Robert W. Regenhardt, MD, PhD
Jadhav AP, Zaidat OO, Liebeskind DS, Yavagal DR, Haussen DC, Hellinger FR, et al. Emergent Management of Tandem Lesions in Acute Ischemic Stroke: Analysis of the STRATIS Registry. Stroke. 2018;50:428–433.
With the 2015 trials irrefutably showing the superiority of endovascular thrombectomy (ET) over intravenous tPA alone for the treatment of stroke secondary to large vessel occlusion (LVO), and the 2018 trials showing it may be effective for up to 24 hours from symptom onset, current research efforts focus on expanding the number of patients who may be eligible for this highly effective treatment (e.g., larger core, more distal occlusions) and optimizing protocols for more complex cases. The latter is exemplified by questions that remain about the best approach to treating tandem lesions, which involve both the cervical internal carotid artery (ICA) and an intracranial artery. The most common etiology is cervical ICA atherosclerosis, but tandem lesions can also result from cervical ICA dissection.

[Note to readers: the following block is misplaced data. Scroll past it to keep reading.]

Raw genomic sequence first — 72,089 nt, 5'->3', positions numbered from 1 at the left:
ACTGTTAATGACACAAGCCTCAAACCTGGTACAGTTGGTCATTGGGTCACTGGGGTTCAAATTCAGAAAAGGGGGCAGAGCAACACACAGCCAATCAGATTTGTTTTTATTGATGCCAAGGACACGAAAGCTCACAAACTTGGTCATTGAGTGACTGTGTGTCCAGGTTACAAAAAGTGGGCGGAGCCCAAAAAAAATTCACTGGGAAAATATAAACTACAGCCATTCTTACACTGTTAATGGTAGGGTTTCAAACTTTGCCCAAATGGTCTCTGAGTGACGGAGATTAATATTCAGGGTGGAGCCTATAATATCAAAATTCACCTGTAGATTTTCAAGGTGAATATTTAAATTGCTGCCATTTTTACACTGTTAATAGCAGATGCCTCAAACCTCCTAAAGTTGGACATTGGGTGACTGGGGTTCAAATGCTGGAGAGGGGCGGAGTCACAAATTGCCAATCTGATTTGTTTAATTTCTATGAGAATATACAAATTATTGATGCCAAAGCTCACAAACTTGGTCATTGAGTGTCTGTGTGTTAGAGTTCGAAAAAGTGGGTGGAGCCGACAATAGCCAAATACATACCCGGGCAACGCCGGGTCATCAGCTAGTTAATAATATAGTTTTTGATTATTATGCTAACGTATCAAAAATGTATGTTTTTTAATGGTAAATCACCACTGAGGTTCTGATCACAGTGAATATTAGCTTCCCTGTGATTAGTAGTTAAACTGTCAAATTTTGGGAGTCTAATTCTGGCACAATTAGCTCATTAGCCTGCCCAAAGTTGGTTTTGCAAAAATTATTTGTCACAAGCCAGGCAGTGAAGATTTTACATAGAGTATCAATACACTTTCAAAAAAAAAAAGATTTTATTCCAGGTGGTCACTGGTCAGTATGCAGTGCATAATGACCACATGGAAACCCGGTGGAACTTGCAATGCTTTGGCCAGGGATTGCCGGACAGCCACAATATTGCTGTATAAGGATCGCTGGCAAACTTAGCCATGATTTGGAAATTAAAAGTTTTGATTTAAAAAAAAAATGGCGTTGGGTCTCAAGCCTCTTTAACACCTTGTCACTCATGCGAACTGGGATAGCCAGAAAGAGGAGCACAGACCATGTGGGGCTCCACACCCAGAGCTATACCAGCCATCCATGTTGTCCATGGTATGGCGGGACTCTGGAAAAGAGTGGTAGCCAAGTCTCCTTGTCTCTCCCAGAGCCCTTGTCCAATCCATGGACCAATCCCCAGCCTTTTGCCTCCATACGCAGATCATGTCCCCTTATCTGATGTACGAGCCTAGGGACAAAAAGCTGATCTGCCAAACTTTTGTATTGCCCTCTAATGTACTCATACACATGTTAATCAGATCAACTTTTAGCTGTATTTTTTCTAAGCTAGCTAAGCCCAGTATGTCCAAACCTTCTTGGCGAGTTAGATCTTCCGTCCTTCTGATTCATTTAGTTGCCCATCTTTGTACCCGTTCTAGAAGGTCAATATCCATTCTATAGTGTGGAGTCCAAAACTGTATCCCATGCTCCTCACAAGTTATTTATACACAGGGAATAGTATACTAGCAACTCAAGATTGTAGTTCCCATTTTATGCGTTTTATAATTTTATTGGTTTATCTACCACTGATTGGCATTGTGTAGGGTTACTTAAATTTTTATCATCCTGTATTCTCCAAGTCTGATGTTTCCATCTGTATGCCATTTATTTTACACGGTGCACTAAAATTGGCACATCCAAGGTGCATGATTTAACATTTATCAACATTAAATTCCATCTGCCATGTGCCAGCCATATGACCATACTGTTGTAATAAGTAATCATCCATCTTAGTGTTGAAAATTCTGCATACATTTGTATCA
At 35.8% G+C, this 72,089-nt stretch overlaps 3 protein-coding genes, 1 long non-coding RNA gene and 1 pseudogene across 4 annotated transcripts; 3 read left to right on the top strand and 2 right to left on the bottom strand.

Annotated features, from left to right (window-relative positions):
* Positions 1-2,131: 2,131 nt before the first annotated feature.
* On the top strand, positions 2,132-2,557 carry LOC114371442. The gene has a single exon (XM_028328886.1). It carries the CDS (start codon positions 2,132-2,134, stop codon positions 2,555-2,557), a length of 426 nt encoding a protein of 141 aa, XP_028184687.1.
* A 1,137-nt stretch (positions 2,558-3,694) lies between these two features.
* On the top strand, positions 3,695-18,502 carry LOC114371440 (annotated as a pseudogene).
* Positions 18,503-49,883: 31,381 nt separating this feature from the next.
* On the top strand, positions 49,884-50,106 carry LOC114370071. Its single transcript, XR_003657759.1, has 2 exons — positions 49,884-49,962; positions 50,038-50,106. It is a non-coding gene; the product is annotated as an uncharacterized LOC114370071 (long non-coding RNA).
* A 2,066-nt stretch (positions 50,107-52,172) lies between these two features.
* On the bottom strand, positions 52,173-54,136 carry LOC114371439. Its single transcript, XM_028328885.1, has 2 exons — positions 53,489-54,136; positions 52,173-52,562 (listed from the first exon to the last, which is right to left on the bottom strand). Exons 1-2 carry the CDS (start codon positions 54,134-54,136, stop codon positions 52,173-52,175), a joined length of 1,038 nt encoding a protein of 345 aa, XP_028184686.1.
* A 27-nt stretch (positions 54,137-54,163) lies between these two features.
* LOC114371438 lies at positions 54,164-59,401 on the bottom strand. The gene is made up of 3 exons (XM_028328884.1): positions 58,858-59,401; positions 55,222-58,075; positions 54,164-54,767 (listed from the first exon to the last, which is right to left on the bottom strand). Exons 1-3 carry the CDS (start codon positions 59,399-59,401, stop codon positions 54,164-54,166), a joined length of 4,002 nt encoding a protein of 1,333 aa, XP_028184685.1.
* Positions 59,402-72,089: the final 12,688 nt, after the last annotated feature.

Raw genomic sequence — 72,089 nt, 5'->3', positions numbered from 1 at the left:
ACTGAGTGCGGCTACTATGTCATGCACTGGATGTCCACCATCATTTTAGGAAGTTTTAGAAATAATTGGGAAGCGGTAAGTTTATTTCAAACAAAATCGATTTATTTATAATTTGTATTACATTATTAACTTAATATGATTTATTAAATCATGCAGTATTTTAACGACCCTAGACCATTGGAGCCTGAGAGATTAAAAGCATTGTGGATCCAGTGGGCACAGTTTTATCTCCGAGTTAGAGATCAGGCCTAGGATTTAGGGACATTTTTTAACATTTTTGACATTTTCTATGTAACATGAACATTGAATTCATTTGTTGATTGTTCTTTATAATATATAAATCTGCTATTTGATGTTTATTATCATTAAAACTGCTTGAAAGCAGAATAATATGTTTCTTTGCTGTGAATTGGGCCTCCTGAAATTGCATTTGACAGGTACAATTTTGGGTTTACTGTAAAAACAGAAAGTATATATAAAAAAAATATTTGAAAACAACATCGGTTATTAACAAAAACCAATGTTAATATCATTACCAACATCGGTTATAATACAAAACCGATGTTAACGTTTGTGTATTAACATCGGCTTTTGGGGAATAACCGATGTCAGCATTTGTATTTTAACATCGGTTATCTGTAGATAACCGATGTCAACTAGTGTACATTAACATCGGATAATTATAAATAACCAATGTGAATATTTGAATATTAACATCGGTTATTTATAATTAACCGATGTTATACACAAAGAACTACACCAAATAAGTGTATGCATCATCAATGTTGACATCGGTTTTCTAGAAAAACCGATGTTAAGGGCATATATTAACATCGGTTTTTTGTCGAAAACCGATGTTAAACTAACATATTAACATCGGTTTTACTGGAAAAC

Perhaps the biggest conundrum in the management of tandem lesions is whether or not to stent the cervical ICA in the acute setting. Given the risk of dual antiplatelet therapy, especially in patients who received tPA and have larger cores, some interventionalists choose to defer in the acute setting and offer stenting versus endarterectomy later. If stenting is offered in the acute setting, it is unclear whether cervical ICA stenting should be done before or after intracranial ET. Furthermore, the role of angioplasty and the optimum antithrombotic regimen have yet to be determined. There is limited data available to help guide these decisions. While many of the ET trials included patients with tandem lesions, the management was highly variable. Tandem lesions were present in 32% of MR CLEAN, 18% of REVASCAT, and 17% of ESCAPE, while they were excluded from SWIFT PRIME and EXTEND IA. An analysis of the 30 patients with tandem lesions that were treated with ET in ESCAPE showed 17 underwent cervical ICA stenting, 10 before and 7 after intracranial ET. Of the 13 for which stenting was deferred in the acute setting, only 4 underwent ICA revascularization later.